China’s Iran-Oil Import Angst. Part I: U.S.-Saudi Cooperation

Thus far, Beijing has found little wiggle room to resist the U.S.-E.U.-Saudi common vision that severe sanctions be used to shut down the bulk of Iran’s oil exports by June.

US Treasury Sec Geithner in Beijing with Vice Premier Wang Qishan. NYT Photo Andy Wong

The reality being revealed in this confrontation is that China has much less ability to maneuver independently in the global oil system—whether in the market or in diplomatic and military matters—than most analysts would lead us to believe.

Preface: What are Washington v. Beijing´s strategic objectives here ?

In my assessment, there are clear underlying energy’market security reasons why the U.S. is pursuing this geopolitical path.  The U.S. aim is to prevent Iran from projecting greater influence over key Gulf oil-market players Saudi Arabia, Iraq, the UAE, Kuwait and etc. as the U.S. withdraws from its over-extended presence in Iraq and Afghanistan.  This draw-down is very important for U.S. strategy globally; but Washington will not accept Iran gaining greater influence over other local OPEC producers and thereby the global oil market (aka, The Global Barrel) as it steps back.

Stopping any Iranian nuclear program is of course a significant part of this; but really, for Washington, the more general issue is that if sanctions were lifted, Iran would soon become the oil powerhouse it is ultimately destined to be, its income would grow rapidly and its conventional military capacity along with it.  Nuclear weapon or no, Iran would increase its regional weight, and, considering the region, gain a level of world oil-market clout the U.S. and its allies (whether local or European) deem unacceptable.

As for China, its oil policy is essentially hostage to this conflict.  It can clearly not project significant power in the Gulf region to avert the conflict, nor its basic outcome.  It also cannot now risk a major worsening of its relations with the U.S. and its allies.  So, Beijing has to defend its energy security interests, which now include both short- and long-term oil relationships with Iran, but yet find a way to “go along, get along” with the U.S. and its allies on this issue.

Let’s look at Beijing’s initial responses to date, and consider what they imply about the oil-market and geopolitical realities it now faces:

Saudis help Beijing respond to U.S. demands

As I mentioned in a previous post, U.S. Treasury Secretary Geithner went to Beijing early in the year, on January 9, after Obama signed the new U.S. sanctions law late in December.  He went to “urge” Beijing to stop buying Iranian oil.  This included an ultimatum. Beijing was told to stop buying oil from Iran (in stages would be fine), or else Chinese banks found to be making payments to any Iranian bank for that oil, including to Iran’s central bank, will be barred from doing business with U.S. banks. And, the EU has since passed its own sanctions which basically do the same.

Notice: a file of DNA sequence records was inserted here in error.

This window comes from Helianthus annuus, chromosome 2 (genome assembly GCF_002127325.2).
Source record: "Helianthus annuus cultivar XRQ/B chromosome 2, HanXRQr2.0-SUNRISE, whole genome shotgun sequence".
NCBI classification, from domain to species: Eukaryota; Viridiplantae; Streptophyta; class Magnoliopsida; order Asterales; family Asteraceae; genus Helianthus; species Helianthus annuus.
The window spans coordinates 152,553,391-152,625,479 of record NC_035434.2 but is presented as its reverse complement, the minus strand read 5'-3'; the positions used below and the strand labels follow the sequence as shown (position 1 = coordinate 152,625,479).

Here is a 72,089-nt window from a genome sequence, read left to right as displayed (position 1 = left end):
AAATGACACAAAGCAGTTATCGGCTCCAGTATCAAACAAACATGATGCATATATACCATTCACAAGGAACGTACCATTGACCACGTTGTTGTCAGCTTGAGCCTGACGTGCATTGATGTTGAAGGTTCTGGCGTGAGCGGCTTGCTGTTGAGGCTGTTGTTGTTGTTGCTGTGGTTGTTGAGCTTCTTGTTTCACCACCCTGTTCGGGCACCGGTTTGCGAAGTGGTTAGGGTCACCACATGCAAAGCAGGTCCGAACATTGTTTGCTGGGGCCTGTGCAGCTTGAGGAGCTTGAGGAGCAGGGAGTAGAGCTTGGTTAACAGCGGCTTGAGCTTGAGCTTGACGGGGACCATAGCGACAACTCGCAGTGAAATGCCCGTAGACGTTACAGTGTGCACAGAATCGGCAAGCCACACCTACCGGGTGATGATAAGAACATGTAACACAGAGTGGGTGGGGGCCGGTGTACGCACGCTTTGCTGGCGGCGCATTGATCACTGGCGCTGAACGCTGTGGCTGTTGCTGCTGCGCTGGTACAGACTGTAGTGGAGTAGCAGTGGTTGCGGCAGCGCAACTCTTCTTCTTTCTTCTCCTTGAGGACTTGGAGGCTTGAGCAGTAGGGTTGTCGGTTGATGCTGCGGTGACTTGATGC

And, then, within days of Geithner’s visit to Beijing, China’s Premier Wen Jiabao went on a five-day visit to Saudi Arabia and its allies in the Persian Gulf. This trip is quite interesting as it´s the first time in over 20 years that a Chinese premier has gone to see the Saudis.

But, the second interesting thing about this trip is that, even though China is estimated to have made some $120 billion in investments in oil and gas projects in Iran just since 2009, nevertheless, the premier skipped visiting Iran while he was in the Gulf region. [In Talks With the Chinese, Geithner Faces an Uphill Climb, by Michael Wines, NYT, 11 Jan 2012.]

Just for some sense of comparison here: in Venezuela, PDVSA and the state under Hugo Chavez have accepted about $36 billion in loans from China. Even if one assumes say, another $10-to-20 billion Chinese investments in Venezuelan oil fields, Iran’s $120 billion investments–only since 2009–are immense by comparison. Premier Wen’s visit to the Gulf, yet skipping Iran, should be seen in this light.

And, what did the premier have to say as his visit progressed? This also was quite out-of-the-usual for Beijing:

“Mr. Wen’s comments on Iran were unusually pointed for Chinese diplomacy. In Doha, Qatar’s capital, he said China “adamantly opposes Iran developing and possessing nuclear weapons.” He also explicitly warned Iran not to close the Strait of Hormuz, the Persian Gulf bottleneck through which roughly a fifth of the crude oil traded worldwide passes, saying that such action would be regarded as aggression against most of the world’s nations. Iran had earlier threatened to shut down the strait should the United States strengthen sanctions against Tehran.”

Yes, this is quite an unusually assertive stance for China, normally so wedded to its political “non-interference” policy as its businesses acquire basic commodities across the Middle East, Africa and Latin America.  But, the full message still had the distinctive mercantilist bent: